Eric Dier has revealed that his closest family members no longer attend away matches because of the abuse they hear inside stadiums, which he feels is getting worse and represents a “huge, huge problem” for football.
The Tottenham centre-half, who is back in the England squad for the first time since March 2021 having located the best form of his career, famously went into the stands to confront a hostile fan after his club’s home defeat against Norwich in the FA Cup in March 2020.
Dier, who was banned for four games and fined £40,000, had feared for the safety of his younger brother, Patrick, who had become embroiled in an argument with the supporter. Dier did not reach the fan, who turned and fled when he saw him coming. Dier said on Tuesday that he had no regrets and would do it again to protect a loved one.
Dier is a reluctant spokesman for a subject that has privately bothered him for some time. Even at St George’s Park – before the Nations League tie in Italy on Friday and the Wembley fixture on Monday in the same competition against Germany – he attempted to shrug it off as not being overly dramatic. But he was able to get a few things off his chest.
“It has definitely got worse [since the incident in March 2020],” Dier said. “For me, it is a serious problem. I had some family and friends at the Chelsea away game with Tottenham [at the start of this season] and they had problems. Not nice ones, either. It is a huge, huge problem. It was verbal, not physical but, like, bad stuff. One incident was in the Tottenham away end. I want to emphasise that it was both sets of fans. I am not saying it is Chelsea fans or Tottenham fans – it is football fans in general.
“I never complain about this stuff and I don’t really mind. We played Burnley after I went in the stands for the next away game and the Burnley fans were singing a song about my brother and I like that kind of thing. I find it quite funny. I like that kind of humour … if it is in the right way. I love playing away games and I enjoy those kinds of atmospheres. It is part of it.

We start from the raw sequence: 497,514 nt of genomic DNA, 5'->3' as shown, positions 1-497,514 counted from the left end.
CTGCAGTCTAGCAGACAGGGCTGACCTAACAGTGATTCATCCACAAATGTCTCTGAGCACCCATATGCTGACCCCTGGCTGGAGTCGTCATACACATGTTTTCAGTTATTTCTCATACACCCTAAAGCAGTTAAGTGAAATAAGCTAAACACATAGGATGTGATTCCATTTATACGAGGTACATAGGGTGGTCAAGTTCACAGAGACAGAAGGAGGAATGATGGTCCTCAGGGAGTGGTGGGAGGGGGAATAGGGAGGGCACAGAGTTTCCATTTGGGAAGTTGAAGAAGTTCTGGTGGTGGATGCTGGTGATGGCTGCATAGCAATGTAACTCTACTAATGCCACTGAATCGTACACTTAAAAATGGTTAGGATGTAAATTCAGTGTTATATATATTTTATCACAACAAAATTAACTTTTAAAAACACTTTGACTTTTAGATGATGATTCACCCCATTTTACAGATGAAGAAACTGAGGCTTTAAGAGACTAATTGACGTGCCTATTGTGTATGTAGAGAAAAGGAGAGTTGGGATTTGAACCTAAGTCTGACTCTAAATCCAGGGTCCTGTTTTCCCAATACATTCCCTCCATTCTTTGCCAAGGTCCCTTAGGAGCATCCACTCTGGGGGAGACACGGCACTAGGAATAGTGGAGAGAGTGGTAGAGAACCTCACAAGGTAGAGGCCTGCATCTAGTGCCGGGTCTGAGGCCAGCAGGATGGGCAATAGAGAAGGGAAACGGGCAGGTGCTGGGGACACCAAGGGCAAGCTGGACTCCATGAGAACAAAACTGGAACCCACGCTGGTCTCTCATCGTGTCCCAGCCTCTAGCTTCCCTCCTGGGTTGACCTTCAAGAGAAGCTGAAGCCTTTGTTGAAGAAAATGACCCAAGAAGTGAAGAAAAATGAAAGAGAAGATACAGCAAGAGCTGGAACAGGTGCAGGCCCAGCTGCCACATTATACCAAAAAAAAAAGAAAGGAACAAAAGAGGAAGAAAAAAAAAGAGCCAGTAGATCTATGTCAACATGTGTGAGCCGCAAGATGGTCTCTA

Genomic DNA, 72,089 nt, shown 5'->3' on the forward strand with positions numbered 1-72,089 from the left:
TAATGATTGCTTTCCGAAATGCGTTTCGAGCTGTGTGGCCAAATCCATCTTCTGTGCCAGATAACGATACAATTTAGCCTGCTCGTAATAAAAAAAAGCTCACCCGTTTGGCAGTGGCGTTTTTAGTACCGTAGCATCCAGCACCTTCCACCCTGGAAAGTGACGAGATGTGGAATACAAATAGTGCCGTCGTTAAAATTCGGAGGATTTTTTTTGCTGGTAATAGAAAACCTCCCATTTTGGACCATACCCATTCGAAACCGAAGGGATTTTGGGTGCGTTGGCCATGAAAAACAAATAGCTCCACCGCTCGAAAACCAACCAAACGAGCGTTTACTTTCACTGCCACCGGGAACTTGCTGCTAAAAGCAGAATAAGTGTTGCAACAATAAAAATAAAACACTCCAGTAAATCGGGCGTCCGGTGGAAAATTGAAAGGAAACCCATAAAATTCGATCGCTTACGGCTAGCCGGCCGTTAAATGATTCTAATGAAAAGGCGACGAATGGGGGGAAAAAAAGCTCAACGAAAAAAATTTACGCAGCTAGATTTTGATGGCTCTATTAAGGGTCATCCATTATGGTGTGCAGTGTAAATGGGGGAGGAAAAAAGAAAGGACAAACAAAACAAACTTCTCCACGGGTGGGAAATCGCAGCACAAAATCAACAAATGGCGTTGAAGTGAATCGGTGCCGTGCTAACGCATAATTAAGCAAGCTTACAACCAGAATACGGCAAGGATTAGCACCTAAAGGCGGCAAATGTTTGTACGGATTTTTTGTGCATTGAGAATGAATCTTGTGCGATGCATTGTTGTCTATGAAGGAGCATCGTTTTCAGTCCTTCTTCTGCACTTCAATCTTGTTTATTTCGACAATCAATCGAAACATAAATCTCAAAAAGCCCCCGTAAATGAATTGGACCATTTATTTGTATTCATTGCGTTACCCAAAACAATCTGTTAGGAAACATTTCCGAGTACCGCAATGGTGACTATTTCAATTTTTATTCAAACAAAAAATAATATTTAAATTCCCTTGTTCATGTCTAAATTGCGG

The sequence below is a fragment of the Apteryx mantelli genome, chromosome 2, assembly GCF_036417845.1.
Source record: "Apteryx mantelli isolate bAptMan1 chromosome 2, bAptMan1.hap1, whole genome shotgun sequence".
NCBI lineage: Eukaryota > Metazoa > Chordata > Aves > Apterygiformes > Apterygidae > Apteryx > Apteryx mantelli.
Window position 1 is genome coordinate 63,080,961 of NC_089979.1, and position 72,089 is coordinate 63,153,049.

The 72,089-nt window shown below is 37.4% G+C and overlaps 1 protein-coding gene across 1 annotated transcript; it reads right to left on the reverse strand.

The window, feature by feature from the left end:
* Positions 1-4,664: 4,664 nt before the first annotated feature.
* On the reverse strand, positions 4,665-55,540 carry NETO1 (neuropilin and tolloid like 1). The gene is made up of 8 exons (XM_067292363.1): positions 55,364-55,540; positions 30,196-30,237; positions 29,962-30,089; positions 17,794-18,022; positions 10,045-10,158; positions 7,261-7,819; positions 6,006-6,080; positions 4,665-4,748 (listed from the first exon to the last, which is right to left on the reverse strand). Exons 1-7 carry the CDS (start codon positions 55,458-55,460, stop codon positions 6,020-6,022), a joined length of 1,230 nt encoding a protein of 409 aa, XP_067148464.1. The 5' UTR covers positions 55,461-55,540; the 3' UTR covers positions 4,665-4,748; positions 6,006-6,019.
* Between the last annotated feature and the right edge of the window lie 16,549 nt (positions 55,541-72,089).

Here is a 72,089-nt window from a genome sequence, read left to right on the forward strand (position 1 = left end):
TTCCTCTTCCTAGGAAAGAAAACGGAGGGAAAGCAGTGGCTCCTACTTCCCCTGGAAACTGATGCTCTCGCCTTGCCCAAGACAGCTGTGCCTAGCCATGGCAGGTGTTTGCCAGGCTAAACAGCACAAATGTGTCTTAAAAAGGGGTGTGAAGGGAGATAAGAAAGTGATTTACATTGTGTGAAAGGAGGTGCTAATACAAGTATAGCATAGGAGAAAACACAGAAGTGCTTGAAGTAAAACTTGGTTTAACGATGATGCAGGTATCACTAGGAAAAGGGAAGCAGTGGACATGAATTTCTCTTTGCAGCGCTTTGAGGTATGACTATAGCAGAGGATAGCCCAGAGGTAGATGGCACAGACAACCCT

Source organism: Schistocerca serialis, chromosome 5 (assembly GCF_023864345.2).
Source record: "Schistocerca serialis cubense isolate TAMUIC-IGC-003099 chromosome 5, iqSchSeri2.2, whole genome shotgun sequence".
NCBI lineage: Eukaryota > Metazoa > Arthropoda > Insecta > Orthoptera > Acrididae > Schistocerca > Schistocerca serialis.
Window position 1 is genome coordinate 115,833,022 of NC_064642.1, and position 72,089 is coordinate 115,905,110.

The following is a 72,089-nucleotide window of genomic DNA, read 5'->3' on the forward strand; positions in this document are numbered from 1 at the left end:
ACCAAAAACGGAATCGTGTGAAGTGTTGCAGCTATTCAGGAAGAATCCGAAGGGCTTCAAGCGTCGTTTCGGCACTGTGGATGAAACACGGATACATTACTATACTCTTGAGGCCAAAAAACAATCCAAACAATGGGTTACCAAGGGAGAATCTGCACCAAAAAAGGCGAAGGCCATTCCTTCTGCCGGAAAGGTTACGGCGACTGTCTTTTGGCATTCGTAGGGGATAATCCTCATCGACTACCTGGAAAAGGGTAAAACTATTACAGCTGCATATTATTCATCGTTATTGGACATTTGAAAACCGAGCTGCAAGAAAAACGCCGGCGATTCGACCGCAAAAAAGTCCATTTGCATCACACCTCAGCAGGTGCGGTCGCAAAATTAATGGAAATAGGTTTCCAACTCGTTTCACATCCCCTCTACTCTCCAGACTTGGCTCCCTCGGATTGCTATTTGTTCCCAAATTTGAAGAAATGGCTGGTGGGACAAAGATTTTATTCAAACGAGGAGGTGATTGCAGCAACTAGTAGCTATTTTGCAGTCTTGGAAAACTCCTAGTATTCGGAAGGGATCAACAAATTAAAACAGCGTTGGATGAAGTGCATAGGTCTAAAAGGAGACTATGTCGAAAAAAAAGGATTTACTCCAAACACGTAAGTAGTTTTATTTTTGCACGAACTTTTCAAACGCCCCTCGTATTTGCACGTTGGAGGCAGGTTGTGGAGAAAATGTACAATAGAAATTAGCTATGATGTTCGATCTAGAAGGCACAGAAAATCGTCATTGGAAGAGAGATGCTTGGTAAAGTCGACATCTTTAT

“But there are some things I find very strange. It is not nice. My family would never go to an away game nowadays because of it and that’s a shame that I feel too uncomfortable for them to go. This has been for years. My Mum has not been to an away game. She would love to but I would be worried about it, and that’s crazy, isn’t it? All of our families go through it. Every player’s parents have been watching them since they were kids and have gone through that kind of stuff.”
Dier reflected on the incident with the abusive supporter after the Norwich cup tie. “I’ve never spoken about that situation in the press before because, to be honest, I wasn’t at all happy with the way it was handled. I don’t know what I can say about it because I don’t know if I’ll get banned or fined again.
“It wasn’t too dramatic, like people make it out to be. But yeah, I don’t regret it at all and I’d do it again. [For] my family, my teammates, anyone, a friend of mine. I consider myself to be extremely loyal.”
Dier became something of a scapegoat for Spurs’ implosion under José Mourinho over the second half of the 2020-21 season and a low point came when he missed out on the European Championship in the summer of 2021.
But Dier has been reborn at Spurs under Antonio Conte, who took over as the manager in November of last year, and now Gareth Southgate has turned back to a stalwart of his England team from the 2018 World Cup, which reached the semi-finals.
“I don’t want to sound like a teacher’s pet but he [Conte] has done a lot for me – in every aspect,” Dier said. “Ever since he arrived, I have never learnt so much. He is the godfather of that [three-at-the-back] system so you’re constantly evolving within that. He probably gave me my belief back a little bit as well. I think I’ve reached my best level in my career, not just this season but last season as well. I’m getting better and I can get better.”
Dier, who won the last of his 45 caps against Iceland in November 2020, was asked about the possibility of reaching the half-century. “It would mean a lot. It’s something that when I wasn’t in the squad it was playing on my mind that I was so close to it. That did annoy me. I would love to be able to get to that kind of milestone. I’ve seen they’ve got a board up now in the reception of the hotel [at St Georges’ Park] of all the people who have made 50 and 100. It’s a dream to be able to reach that.”